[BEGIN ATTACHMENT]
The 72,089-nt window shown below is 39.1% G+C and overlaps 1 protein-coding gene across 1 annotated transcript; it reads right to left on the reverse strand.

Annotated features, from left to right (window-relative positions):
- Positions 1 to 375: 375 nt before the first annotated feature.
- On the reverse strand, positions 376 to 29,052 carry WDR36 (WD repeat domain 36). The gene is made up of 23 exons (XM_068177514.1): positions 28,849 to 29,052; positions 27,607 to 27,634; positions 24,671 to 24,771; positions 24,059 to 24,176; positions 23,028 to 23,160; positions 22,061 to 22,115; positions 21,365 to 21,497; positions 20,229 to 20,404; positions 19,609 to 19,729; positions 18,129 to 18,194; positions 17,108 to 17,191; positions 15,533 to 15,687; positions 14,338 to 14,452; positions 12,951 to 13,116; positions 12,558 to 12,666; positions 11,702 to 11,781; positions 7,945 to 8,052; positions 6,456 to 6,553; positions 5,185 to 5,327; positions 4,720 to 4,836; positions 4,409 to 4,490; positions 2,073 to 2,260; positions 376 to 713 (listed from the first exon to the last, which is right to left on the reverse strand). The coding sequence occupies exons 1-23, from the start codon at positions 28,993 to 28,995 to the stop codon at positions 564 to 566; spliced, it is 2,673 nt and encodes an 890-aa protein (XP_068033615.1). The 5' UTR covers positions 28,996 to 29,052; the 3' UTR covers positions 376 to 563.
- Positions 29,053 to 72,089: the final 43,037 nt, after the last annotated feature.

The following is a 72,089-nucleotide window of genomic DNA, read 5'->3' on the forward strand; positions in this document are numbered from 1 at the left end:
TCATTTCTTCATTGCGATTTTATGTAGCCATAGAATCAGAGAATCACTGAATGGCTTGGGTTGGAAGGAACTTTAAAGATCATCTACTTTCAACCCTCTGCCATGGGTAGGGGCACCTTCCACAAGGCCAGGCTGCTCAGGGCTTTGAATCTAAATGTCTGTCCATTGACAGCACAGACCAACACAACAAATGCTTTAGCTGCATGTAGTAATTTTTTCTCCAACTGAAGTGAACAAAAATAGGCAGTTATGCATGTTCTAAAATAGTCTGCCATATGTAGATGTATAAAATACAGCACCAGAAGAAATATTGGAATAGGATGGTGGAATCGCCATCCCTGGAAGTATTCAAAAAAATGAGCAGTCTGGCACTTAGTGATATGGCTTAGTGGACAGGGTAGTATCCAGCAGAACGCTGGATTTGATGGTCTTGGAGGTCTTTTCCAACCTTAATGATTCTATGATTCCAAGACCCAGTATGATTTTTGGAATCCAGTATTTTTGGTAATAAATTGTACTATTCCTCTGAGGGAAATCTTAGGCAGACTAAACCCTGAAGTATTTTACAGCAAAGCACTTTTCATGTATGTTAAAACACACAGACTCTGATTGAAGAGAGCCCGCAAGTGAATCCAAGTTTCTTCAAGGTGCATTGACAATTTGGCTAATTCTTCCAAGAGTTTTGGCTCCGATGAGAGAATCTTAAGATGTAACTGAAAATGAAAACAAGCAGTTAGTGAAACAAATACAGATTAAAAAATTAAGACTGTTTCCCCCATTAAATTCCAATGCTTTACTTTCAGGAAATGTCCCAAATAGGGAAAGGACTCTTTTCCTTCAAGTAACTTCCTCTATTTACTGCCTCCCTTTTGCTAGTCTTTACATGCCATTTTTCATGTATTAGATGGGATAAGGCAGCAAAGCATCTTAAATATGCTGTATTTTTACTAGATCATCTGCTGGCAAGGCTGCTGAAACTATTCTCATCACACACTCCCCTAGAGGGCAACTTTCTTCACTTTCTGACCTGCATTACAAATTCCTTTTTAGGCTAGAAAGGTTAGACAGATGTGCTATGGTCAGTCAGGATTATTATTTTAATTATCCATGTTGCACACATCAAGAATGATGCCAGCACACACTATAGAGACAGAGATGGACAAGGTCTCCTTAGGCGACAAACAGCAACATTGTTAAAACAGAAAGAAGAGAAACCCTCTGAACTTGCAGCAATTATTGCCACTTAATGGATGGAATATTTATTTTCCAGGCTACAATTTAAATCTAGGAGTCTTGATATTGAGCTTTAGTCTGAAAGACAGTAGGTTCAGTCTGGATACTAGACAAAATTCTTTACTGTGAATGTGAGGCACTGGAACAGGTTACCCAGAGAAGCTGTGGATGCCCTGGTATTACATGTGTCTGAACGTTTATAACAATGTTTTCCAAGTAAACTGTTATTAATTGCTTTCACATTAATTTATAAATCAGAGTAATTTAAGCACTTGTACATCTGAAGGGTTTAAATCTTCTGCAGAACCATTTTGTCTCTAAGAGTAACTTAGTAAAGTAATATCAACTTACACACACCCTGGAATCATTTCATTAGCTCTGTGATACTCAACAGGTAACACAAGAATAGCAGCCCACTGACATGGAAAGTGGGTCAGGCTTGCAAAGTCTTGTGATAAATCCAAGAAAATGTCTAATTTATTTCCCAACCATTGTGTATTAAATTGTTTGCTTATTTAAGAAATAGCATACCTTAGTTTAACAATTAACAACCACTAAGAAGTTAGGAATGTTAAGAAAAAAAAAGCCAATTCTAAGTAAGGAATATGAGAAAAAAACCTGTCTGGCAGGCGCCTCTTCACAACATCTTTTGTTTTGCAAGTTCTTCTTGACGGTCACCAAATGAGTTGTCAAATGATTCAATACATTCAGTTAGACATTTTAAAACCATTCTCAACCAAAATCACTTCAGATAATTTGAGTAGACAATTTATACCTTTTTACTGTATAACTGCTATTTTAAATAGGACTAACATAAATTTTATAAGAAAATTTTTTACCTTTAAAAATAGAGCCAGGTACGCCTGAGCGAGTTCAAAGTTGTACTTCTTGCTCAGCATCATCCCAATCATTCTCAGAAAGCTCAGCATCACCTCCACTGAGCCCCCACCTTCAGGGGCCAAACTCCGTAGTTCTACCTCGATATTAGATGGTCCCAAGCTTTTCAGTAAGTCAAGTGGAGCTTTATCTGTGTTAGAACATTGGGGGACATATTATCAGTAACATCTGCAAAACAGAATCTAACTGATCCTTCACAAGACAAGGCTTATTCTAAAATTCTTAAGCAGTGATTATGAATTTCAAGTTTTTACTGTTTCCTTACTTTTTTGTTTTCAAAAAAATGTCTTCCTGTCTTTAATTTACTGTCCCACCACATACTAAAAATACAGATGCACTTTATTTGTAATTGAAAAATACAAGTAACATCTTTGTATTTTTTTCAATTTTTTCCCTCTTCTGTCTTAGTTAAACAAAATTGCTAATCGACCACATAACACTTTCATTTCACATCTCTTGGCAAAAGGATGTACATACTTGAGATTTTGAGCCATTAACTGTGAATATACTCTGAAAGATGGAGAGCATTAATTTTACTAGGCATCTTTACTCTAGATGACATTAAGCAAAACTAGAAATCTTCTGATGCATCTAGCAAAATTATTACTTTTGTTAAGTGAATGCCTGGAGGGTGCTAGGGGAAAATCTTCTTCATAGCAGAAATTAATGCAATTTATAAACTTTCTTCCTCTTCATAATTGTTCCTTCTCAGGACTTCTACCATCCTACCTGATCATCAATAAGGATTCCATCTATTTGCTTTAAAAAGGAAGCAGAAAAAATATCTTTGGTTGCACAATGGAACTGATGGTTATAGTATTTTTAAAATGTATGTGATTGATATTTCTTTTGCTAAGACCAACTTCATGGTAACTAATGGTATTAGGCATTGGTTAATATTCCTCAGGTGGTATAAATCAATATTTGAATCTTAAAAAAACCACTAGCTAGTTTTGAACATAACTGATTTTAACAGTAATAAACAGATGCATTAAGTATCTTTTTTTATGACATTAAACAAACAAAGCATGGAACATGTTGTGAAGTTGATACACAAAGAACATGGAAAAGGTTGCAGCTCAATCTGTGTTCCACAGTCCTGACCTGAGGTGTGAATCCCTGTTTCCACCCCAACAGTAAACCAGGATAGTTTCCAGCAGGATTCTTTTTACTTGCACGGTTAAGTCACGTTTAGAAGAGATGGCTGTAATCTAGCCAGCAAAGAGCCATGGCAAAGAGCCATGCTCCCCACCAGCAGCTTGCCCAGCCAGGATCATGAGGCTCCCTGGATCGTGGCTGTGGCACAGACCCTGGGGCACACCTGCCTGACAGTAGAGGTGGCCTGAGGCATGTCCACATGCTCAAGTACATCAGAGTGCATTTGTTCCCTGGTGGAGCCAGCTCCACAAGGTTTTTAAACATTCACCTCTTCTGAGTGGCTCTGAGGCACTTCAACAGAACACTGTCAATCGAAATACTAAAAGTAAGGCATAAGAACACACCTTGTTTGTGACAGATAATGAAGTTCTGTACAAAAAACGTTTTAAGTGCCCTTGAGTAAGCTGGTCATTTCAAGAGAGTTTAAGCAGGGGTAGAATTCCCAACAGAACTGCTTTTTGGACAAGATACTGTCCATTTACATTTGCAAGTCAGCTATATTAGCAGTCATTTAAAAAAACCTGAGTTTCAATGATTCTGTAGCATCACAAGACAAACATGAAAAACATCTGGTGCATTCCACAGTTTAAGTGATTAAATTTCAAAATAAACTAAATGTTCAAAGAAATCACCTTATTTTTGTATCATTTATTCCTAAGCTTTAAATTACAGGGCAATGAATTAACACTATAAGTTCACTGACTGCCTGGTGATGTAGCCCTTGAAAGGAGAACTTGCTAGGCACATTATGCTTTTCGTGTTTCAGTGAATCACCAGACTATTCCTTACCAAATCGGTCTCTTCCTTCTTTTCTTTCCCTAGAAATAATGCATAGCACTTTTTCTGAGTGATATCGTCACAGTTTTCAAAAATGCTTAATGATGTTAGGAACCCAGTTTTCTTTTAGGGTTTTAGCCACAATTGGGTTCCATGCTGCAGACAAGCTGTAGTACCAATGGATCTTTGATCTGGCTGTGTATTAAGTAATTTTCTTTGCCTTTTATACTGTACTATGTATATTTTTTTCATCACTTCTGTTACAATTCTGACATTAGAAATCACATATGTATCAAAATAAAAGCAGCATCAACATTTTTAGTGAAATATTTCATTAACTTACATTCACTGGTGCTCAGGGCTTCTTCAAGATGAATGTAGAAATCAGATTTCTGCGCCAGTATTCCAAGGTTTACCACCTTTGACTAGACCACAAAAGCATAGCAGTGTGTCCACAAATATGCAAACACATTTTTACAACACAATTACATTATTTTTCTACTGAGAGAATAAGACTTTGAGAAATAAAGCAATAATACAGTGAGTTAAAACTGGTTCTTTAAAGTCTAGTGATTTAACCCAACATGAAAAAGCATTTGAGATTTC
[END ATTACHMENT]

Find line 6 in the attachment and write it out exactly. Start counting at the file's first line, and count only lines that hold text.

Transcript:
The following is a 72,089-nucleotide window of genomic DNA, read 5'->3' on the forward strand; positions in this document are numbered from 1 at the left end: